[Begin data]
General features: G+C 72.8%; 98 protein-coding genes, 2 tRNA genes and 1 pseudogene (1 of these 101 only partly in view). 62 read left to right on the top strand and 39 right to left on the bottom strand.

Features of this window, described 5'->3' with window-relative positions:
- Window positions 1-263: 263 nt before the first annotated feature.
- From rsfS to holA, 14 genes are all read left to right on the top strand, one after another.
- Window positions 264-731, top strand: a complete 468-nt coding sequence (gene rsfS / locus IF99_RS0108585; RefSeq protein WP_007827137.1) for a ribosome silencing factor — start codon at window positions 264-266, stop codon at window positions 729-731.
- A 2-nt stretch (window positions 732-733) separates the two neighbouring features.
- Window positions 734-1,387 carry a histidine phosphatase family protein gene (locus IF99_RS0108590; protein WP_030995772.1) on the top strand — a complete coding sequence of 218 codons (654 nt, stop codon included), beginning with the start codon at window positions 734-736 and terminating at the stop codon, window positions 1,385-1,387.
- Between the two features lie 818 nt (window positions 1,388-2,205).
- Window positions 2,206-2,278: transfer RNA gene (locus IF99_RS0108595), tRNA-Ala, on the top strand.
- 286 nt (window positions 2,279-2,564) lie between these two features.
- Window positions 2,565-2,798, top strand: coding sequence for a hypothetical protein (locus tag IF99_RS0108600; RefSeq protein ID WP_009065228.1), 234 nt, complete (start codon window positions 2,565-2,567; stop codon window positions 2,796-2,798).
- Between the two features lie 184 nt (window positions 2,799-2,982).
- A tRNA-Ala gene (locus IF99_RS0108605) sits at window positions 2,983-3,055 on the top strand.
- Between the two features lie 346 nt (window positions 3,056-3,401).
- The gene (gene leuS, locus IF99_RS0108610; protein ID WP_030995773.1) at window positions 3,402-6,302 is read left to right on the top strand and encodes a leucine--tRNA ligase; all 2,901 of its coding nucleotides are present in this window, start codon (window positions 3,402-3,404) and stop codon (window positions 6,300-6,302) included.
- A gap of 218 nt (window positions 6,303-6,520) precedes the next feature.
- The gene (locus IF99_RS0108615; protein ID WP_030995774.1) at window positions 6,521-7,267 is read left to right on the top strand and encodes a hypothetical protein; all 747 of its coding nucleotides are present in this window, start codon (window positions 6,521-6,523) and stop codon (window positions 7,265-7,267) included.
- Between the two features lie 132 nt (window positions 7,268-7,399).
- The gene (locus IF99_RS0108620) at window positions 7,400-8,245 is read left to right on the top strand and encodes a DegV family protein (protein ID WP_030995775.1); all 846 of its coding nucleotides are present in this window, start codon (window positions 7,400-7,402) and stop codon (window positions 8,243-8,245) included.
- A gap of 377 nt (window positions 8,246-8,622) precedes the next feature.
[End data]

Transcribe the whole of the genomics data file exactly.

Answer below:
General features: G+C 72.8%; 98 protein-coding genes, 2 tRNA genes and 1 pseudogene (1 of these 101 only partly in view). 62 read left to right on the top strand and 39 right to left on the bottom strand.

Features of this window, described 5'->3' with window-relative positions:
- Window positions 1-263: 263 nt before the first annotated feature.
- From rsfS to holA, 14 genes are all read left to right on the top strand, one after another.
- Window positions 264-731, top strand: a complete 468-nt coding sequence (gene rsfS / locus IF99_RS0108585; RefSeq protein WP_007827137.1) for a ribosome silencing factor — start codon at window positions 264-266, stop codon at window positions 729-731.
- A 2-nt stretch (window positions 732-733) separates the two neighbouring features.
- Window positions 734-1,387 carry a histidine phosphatase family protein gene (locus IF99_RS0108590; protein WP_030995772.1) on the top strand — a complete coding sequence of 218 codons (654 nt, stop codon included), beginning with the start codon at window positions 734-736 and terminating at the stop codon, window positions 1,385-1,387.
- Between the two features lie 818 nt (window positions 1,388-2,205).
- Window positions 2,206-2,278: transfer RNA gene (locus IF99_RS0108595), tRNA-Ala, on the top strand.
- 286 nt (window positions 2,279-2,564) lie between these two features.
- Window positions 2,565-2,798, top strand: coding sequence for a hypothetical protein (locus tag IF99_RS0108600; RefSeq protein ID WP_009065228.1), 234 nt, complete (start codon window positions 2,565-2,567; stop codon window positions 2,796-2,798).
- Between the two features lie 184 nt (window positions 2,799-2,982).
- A tRNA-Ala gene (locus IF99_RS0108605) sits at window positions 2,983-3,055 on the top strand.
- Between the two features lie 346 nt (window positions 3,056-3,401).
- The gene (gene leuS, locus IF99_RS0108610; protein ID WP_030995773.1) at window positions 3,402-6,302 is read left to right on the top strand and encodes a leucine--tRNA ligase; all 2,901 of its coding nucleotides are present in this window, start codon (window positions 3,402-3,404) and stop codon (window positions 6,300-6,302) included.
- A gap of 218 nt (window positions 6,303-6,520) precedes the next feature.
- The gene (locus IF99_RS0108615; protein ID WP_030995774.1) at window positions 6,521-7,267 is read left to right on the top strand and encodes a hypothetical protein; all 747 of its coding nucleotides are present in this window, start codon (window positions 6,521-6,523) and stop codon (window positions 7,265-7,267) included.
- Between the two features lie 132 nt (window positions 7,268-7,399).
- The gene (locus IF99_RS0108620) at window positions 7,400-8,245 is read left to right on the top strand and encodes a DegV family protein (protein ID WP_030995775.1); all 846 of its coding nucleotides are present in this window, start codon (window positions 7,400-7,402) and stop codon (window positions 8,243-8,245) included.
- A gap of 377 nt (window positions 8,246-8,622) precedes the next feature.